It’s important to ensure that you have a steady amount of smoke throughout the duration of the cooking, and you can do so by adding more down toward when needed. To help caramelise the crest and prevent the rub from burning, fill a spray bottle with pineapple juice and spray the ham once an hour with a light mist. Don’t do it more often than that, because you would have to open the lid multiple times and lose your temperature and smoke.

How long would it take?

If you’re wondering how long to smoke a fresh ham, the answer is it depends. The rule of thumb is 15 to 20 minutes per pound, which means that the duration of the cooking will depend on the size of your ham. It’s always a good idea to cook the ham to an internal temperature of 190°F.

Finish cooking

Any smoked ham needs to reach an internal temperature of 190°F in order to be considered ready to eat. However, reaching this temperature requires quite a bit of patience because you don’t want the skin of the ham directly exposed to heat the entire time because this will destroy your rub.

As such, you should insert your meat thermometer into the deepest part of the ham when you are about 2/3 of the way through the calculated time. Check the temperature without hitting the bone.

Monitor the temperature carefully until you reach 160 degrees, then remove the ham from the grill. Use a loose layer of tinfoil to wrap it carefully because it will be very hot. Leave a small opening on each side to continue to allow the smoke to penetrate the ham. Place the ham back on the grill and then continue to monitor the temperature until it gets to 190 degrees.

Rest the ham

Once you have reached the desired temperature of 190 degrees Fahrenheit, remove the ham from the grill, but don’t take off the tinfoil. It’s essential to let the ham rest for approximately 30 minutes before cutting it. This is the same as you would do with a pork loin, turkey breast, or steak.

By allowing the ham to rest, the juices that have been driven to the center during the cooking process will be redistributed. This contributes to a tender cut when you cut the meat. Once the half-hour has passed, it’s time to carve the smoked ham and serve it up.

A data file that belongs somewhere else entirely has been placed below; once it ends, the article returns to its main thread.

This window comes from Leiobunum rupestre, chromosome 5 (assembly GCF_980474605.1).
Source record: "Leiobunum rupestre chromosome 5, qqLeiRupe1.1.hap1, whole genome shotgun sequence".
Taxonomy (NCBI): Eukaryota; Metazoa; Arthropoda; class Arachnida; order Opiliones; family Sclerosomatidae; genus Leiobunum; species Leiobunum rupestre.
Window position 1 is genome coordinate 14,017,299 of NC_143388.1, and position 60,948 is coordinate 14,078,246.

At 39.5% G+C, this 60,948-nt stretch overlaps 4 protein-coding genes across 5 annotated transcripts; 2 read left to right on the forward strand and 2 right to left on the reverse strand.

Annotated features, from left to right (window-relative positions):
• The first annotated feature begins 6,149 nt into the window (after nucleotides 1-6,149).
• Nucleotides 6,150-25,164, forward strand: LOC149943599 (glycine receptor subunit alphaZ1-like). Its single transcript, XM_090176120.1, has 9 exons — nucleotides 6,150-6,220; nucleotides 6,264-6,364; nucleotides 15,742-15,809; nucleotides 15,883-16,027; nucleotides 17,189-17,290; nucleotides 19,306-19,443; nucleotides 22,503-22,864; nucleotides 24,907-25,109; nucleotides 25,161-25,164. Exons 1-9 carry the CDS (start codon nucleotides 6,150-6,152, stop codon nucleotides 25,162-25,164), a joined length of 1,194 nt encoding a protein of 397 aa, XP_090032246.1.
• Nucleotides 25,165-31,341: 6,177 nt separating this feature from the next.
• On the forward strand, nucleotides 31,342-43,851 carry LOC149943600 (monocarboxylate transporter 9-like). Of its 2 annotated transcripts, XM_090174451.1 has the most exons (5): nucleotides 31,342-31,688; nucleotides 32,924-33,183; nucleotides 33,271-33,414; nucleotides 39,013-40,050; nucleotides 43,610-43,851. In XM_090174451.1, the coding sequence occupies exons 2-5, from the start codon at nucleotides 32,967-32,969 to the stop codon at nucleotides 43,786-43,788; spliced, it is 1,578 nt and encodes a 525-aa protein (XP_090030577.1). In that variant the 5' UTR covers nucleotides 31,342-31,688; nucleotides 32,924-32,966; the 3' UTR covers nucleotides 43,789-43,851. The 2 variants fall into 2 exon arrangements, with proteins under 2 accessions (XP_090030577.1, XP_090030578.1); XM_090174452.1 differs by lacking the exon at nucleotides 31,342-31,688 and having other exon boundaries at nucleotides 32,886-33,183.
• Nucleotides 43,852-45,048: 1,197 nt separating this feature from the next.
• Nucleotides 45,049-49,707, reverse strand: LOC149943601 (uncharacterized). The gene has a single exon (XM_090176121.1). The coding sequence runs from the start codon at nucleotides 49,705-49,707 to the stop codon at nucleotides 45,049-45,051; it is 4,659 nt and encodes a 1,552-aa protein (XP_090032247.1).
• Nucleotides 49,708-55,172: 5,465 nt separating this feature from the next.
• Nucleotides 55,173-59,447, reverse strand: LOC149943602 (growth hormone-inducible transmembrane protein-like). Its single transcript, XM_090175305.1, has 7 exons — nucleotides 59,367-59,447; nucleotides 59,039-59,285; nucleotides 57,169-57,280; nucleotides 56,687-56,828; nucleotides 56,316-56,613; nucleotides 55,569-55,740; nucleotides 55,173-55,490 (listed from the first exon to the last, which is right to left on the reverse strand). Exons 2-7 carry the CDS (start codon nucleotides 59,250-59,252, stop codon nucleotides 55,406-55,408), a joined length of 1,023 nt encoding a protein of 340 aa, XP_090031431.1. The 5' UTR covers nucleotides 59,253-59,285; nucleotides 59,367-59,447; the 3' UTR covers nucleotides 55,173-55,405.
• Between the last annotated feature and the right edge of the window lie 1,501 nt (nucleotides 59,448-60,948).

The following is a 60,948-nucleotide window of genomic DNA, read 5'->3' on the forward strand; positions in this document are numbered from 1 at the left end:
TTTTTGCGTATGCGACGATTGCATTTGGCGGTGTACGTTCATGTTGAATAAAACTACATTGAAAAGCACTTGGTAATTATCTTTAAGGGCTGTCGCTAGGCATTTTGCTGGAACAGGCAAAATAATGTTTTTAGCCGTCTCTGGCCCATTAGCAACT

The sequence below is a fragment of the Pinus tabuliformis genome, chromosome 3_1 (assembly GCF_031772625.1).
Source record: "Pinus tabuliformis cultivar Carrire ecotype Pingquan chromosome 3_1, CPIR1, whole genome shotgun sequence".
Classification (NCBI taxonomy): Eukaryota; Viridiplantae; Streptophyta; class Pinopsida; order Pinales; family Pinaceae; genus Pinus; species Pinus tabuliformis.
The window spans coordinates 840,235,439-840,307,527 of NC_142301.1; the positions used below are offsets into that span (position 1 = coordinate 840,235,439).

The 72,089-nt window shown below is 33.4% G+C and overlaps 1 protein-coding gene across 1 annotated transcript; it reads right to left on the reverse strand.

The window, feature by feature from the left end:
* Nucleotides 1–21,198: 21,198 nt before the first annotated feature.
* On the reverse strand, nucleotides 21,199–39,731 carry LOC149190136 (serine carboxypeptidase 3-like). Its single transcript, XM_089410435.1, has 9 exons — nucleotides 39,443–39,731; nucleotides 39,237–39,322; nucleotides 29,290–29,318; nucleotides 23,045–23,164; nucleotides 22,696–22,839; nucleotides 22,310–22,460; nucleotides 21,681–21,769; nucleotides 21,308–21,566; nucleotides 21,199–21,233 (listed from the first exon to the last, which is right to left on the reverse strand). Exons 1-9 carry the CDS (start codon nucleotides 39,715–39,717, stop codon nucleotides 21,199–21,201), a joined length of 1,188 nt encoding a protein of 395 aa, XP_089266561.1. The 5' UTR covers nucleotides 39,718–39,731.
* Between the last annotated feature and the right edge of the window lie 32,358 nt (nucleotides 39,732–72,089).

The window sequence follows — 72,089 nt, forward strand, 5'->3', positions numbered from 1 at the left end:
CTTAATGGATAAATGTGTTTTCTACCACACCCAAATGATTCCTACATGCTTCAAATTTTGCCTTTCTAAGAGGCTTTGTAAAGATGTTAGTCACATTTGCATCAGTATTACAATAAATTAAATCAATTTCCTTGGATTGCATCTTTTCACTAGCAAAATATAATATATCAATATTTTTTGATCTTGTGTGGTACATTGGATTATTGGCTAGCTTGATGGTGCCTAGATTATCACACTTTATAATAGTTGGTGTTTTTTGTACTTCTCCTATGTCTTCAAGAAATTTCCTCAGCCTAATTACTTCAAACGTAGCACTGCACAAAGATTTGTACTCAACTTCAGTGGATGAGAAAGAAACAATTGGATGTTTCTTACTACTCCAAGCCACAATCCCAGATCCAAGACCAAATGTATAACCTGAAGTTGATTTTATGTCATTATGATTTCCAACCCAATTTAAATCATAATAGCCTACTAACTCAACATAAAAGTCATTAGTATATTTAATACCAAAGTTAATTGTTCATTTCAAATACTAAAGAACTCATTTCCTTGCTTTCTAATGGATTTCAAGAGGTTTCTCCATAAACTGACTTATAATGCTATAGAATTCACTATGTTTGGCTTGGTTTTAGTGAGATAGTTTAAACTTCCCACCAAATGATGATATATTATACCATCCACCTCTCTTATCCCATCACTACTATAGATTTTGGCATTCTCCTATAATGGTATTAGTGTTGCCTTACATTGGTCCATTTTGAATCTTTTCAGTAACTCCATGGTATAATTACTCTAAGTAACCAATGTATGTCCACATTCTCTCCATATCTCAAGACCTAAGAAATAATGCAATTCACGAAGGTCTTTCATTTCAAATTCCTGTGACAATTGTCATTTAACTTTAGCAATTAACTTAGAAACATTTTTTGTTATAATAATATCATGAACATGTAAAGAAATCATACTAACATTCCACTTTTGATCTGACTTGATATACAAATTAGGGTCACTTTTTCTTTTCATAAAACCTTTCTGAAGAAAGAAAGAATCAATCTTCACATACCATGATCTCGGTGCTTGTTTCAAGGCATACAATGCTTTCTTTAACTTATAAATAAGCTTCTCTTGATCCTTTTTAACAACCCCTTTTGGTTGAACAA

Final thoughts

Now you know exactly how to smoke a fresh ham, so it’s time to take on the challenge. The method above makes it easy to obtain a succulent smoked fresh ham. Even though the process may seem daunting at first, particularly if you haven’t smoked a fresh ham before, having the right knowledge and tools is very helpful, and you shouldn’t have trouble obtaining a perfect smoked meat with a beautifully caramelized exterior.

Always make sure you measure the temperature of the meat correctly and don’t forget to wrap the meat for the final stage of the cooking to prevent the ham from becoming too dry and the rub spice from burning. A succulent piece of smoked ham is the ideal choice for Christmas, but it’s also a great option for those moments you’re simply craving some pulled pork sandwiches.

If you want to learn more about the process of smoking a fresh ham and generally about meat cooking, there are lots of cooking books on this theme available, with Franklin Barbecue: A Meat-Smoking Manifesto being an example.


Ham - Wikipedia
Ham is pork from a leg cut that has been preserved by wet or dry curing, with or without smoking.[1] As a processed meat, the term “ham" includes both whole cuts of meat and ones that have been mechanically formed.